A Minnesota judge has been publicly reprimanded by a standards board for commenting on active cases on his Facebook page.
According to a ruling of the Minnesota Board of Judicial Standards (MBJS), Judge Edward Bearse made comments on several cases on his social media account mistakenly thinking only his family and friends could see them, but the posts were in fact public.
In one trial of a woman charged with engaging in sex trafficking, a posting by Judge Bearse on Sept. 8 – the opening day of the trial – came to the attention of the defense after she had been convicted, and it ultimately led to a new trial for the defendant.
He had posted:
"Some things I guess will never change. I just love doing the stress of jury trials. In a Felony trial now State prosecuting a pimp. Cases are always difficult because the women (as in this case also) will not cooperate. We will see what the 12 citizens in the jury box do."
Judge Bearse was appointed to the 10th Judicial District bench in 1983, retiring in 2006 before he was then appointed and assigned to serve as a Senior Judge statewide.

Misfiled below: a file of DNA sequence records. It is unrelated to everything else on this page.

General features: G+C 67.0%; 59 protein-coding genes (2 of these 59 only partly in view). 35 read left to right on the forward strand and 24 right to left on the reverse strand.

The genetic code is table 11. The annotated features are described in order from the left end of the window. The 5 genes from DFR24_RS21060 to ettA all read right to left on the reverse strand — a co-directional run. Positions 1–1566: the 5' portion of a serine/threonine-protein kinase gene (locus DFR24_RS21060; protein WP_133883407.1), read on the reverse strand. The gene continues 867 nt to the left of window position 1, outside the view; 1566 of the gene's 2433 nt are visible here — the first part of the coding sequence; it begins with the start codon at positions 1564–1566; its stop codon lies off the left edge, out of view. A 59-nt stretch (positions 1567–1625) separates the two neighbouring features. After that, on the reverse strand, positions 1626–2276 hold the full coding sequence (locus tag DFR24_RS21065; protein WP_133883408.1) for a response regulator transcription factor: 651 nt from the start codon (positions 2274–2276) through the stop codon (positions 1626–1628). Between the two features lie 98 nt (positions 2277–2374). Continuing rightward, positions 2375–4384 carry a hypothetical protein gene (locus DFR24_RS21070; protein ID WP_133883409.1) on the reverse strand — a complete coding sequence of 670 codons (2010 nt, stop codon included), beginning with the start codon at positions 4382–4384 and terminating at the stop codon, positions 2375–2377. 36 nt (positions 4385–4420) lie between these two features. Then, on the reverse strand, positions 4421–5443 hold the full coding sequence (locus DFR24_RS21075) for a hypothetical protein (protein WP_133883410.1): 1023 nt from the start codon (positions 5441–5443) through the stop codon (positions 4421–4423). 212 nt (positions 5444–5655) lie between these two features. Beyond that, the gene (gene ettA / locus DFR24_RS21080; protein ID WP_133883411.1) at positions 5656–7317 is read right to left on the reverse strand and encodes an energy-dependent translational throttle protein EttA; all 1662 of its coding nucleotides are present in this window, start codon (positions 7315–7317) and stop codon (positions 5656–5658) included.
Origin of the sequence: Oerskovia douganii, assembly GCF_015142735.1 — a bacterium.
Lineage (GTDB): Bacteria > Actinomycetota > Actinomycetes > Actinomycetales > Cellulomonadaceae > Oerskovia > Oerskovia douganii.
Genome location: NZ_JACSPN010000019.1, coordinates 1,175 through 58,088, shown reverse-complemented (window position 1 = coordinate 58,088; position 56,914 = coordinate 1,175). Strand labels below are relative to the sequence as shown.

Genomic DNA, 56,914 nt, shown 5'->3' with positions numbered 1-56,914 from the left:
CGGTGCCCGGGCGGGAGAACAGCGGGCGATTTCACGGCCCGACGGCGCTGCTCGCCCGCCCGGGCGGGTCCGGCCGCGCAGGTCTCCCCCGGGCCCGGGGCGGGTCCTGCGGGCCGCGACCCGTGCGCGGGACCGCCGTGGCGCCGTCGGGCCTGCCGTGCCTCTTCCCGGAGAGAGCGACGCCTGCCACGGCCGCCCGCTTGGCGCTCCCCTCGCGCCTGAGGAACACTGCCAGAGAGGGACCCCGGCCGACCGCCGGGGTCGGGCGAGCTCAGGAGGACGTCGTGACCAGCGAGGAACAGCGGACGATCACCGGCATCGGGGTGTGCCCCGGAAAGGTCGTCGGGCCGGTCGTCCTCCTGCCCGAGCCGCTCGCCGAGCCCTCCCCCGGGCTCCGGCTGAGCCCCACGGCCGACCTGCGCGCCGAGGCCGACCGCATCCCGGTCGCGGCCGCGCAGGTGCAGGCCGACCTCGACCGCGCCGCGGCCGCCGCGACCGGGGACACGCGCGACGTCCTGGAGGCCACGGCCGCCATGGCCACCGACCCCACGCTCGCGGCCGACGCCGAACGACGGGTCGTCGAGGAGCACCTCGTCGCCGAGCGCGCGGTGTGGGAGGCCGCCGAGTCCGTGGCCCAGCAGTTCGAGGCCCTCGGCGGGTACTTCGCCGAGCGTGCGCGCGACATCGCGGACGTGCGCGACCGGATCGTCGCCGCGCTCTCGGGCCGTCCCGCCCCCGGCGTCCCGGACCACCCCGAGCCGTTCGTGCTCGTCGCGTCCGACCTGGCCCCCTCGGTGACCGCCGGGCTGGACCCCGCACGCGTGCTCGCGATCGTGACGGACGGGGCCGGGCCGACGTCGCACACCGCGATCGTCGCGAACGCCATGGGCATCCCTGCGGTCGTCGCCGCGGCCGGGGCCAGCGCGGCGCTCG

In September, Judge Bearse recused himself from a senior felony trial after a post he made about the case in August came to the attention of another judge, who passed it to the 10th District's Chief Judge.
"Now we are in chaos because defendant has to hire a new lawyer who will most likely want to start over and a very vulnerable woman will have to spend another day on the witness stand. . . . I was so angry that on the way home I stopped to see our District Administrator and told him, “Michael, you are going to have to just listen to me bitch for awhile.” . . . [W]e know the new lawyer (probably quite justifiably) will be asking for another continuance. Terrible day!!!"
The board found he had made several other postings about cases and a couple of negative remarks about defendants on his page.
In his defense, Bearse told the board he'd been on Facebook for two years and wasn't familiar with its privacy settings, expressing remorse to the board, and saying he realizes he shouldn't have even shared the posts with friends.
According to MPR, the public reprimand carries no fine and is "one step above a private admonishment," but is less serious than being referred to the Supreme Court for possible removal from office.